Drawing (Book)

The Enactive Evolution of the Practitioner

Category: Visual Arts

Edition

In an era which has seen many forms of artistic creation becoming digitized, the practice of drawing, in the traditional sense, has remained constant. However, many publications about the relationship between drawing and thinking rely on discipline-dependent distinctions to discuss the activity’s function. Drawing: The Enactive Evolution of the Practitioner redefines drawing more holistically as an enactive phenomenon, and makes connections between a variety of disciplines in order to find out how drawing helps us understand the world. Instead of the finite event of producing an artefact, drawing is a process and an end in itself, through which the practitioner might gain self-awareness.By synthesizing enactive thinking and the practice of drawing, this volume provides valuable insights into the creative mind, and will appeal to scholars and practitioners alike.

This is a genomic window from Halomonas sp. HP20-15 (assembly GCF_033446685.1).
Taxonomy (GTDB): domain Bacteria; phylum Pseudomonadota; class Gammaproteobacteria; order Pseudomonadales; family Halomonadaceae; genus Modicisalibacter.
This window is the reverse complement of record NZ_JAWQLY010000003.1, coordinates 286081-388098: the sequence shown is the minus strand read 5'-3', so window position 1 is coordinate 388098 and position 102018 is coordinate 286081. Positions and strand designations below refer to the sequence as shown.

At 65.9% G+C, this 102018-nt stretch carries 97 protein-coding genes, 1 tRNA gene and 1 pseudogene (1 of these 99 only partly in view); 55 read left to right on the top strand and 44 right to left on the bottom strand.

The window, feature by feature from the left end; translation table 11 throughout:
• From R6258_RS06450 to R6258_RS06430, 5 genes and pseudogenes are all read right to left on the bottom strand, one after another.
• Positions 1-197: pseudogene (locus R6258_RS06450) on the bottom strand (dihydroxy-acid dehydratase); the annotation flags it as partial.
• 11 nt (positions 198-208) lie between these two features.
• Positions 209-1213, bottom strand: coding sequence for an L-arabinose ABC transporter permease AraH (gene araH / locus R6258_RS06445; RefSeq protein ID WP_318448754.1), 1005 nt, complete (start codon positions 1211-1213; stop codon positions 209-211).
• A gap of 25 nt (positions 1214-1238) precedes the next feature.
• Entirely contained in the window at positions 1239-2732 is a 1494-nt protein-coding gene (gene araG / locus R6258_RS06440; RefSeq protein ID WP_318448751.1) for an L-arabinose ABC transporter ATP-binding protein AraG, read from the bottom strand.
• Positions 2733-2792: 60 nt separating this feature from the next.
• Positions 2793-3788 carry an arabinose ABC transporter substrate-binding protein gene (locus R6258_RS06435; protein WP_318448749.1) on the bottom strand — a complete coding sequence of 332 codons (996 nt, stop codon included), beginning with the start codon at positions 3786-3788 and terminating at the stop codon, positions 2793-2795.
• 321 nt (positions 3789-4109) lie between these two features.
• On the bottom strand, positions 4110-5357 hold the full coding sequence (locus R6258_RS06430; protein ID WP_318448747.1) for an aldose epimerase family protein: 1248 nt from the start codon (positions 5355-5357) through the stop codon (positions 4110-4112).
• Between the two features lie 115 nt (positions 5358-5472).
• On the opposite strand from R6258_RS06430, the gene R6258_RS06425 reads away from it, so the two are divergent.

Patricia Cain is an artist and honorary research fellow of the Humanities Advanced Technology and Information Institute, University of Glasgow.

 

PART I: THEORISING ABOUT THINKING AND DRAWING

About thinking and drawing - the process rather than the artefact

Moving from theory to practice - the methodological problem

The relevance of Enactive Cognition to the practice of drawing

Accessing enactive knowledge through the lived experience of the practitioner

PART II: THE FIRST PHASE OF METHODOLOGY – USING THE EXPERIENCE OF OTHERS AS SUBJECT

Experiential accounts of the activity of drawing by others - Marion Milner and Frederick Franck

Interviewing drawing practitioners about how they think

Making the decision to use drawing to investigate thinking

PART III: THE SECOND PHASE OF METHODOLOGY – USING MY OWN EXPERIENCE AS THE SUBJECT OF A FIRST PERSON ENQUIRY

'Can I embody another artist’s thinking process by copying his drawing?' - Familiarisation with the method of copying

The case studies of Richard Talbot and Oliver Zwink

Four narratives about the experience of re-enacting Talbot’s drawing 'Glass'

Observations about the method of Enactive Copying

Where does one go from here?

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